Another early-morning excursion produced what was one of my favorite series of photos from the year. The surface of the Gateway Arch is smooth enough to be highly reflective, but just rough enough to scatter any sunlight that hits it. And at sunrise, on the right day, the sunlight is bright orange. The combination of those two phenomena, viewed from the right angle, makes it looks like the Arch is ablaze. I had a lot of fun walking around and under it that morning.

Near year-end, I went to East St. Louis to try to capture the flaming-Arch view from the Illinois side of the river, thinking that maybe I could capture the whole structure in reflected bright orange. Alas, the angles weren’t right—the sun was actually a little too far south. I’ll try again in the spring, but upon further consideration I think it still might not work because the angles of the Arch itself won’t reflect directly across the river. But I’ll find out.

IMG_5613In early June, we went to Michigan City, Ind., for a long weekend of multiple colorful sunsets over Lake Michigan. This is one of them. I don’t know that group of people on the beach, but they fit quite well in front of the setting sun.

So did this seagull.

IMG_5751June also brought the wedding in Cincinnati of our niece. I snapped this picture just after the priest had introduced the couple as husband and wife, and they were beginning their walk back up the aisle.

I love the expressions of pure joy and love on everybody’s faces, particularly the priest’s.

IMG_6249Late July/early August: Back to Michigan City, and another seagull (or perhaps the same one.) This is actually one of my favorite pictures of the year, just because of the colors of the lake water behind the gull, and how they blend together and complement the sand and the bird in the foreground.


Meet Chop. Chop is my brother’s dog, and he joined us at Tilles Park in Ladue, Mo., one Tuesday night in August for “Food Truck Tuesday,” a relatively new event at which we quickly became regulars. If my own dogs read this, I hope they won’t feel hurt that I’m highlighting a picture of Chop and not of them, but who could resist this look on his face? Also, Chop is a much better-behaved dog than either of ours.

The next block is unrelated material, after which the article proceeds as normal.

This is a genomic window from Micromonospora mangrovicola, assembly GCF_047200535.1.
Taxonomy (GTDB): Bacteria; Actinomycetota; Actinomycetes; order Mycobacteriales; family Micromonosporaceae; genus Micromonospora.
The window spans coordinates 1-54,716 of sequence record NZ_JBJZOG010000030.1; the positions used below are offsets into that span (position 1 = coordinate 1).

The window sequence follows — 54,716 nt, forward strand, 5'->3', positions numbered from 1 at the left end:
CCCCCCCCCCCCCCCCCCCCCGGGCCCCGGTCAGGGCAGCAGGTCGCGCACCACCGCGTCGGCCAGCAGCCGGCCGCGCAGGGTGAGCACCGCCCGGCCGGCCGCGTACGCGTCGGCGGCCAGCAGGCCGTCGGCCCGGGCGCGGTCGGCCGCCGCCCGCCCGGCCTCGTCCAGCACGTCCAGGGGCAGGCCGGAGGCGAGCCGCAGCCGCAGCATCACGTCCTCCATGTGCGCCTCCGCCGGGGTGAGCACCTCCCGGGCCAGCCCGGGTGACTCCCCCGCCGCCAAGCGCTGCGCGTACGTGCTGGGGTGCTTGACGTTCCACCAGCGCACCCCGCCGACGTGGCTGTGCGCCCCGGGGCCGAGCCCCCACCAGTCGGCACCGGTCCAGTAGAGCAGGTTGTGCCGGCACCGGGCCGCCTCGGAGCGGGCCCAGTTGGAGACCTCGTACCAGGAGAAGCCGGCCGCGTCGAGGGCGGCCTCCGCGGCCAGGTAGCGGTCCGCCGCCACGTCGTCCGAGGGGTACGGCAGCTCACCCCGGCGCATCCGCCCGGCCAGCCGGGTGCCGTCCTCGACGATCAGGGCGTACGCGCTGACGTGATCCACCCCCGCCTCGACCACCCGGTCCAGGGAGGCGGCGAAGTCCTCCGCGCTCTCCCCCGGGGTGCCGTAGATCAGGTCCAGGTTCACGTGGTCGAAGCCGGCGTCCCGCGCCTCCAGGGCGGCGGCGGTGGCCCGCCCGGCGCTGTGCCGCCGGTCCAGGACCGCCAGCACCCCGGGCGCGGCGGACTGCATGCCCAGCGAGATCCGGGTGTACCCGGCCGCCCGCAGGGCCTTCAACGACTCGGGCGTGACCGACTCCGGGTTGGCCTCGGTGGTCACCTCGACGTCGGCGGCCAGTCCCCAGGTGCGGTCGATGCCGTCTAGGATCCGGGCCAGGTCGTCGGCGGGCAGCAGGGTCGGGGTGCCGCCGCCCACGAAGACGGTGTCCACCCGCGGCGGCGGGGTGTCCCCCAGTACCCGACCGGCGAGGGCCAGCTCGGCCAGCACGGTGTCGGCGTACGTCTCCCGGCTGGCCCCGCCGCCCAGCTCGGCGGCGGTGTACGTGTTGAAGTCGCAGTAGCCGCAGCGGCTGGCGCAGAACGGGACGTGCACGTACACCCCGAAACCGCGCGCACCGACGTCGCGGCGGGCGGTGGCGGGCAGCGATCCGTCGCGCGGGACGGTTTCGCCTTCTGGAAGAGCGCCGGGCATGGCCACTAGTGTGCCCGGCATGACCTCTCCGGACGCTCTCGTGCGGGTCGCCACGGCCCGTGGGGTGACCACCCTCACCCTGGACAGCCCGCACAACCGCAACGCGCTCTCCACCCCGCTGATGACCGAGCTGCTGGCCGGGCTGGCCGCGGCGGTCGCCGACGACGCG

A big ribbon, and a big pair of scissors. That’s our neighbors, who got the honor of supplying the props for the grand reopening celebration of the Rock Hill Public Library in September.

I was on the library’s Board of Trustees for nine years, and now am on the library’s fledgeling “Friends” group, and for years and years we tried to find the library a new home. After the previous home—in the former City Hall building—was razed to make room for a retail development, the library was forced to pay rent in a strip mall for several years, before finally finding a building it was able to buy. A lot of sweat and tears went into finding a new home, and in 2012, they finally made it work. The new place, in the former MAB Paints building on Manchester Road, is bright, clean and relatively large inside, compared to how it looks from the outside.


In October, we went to the Montelle Winery near Augusta, Mo., with some of Jean’s friends. There’s probably no better way to spend a fall day in eastern Missouri than to visit one of the state’s wineries along the Missouri River. Montelle is high on a hill, with an overlook that lets you see miles of landscape. The wine’s not too bad, either.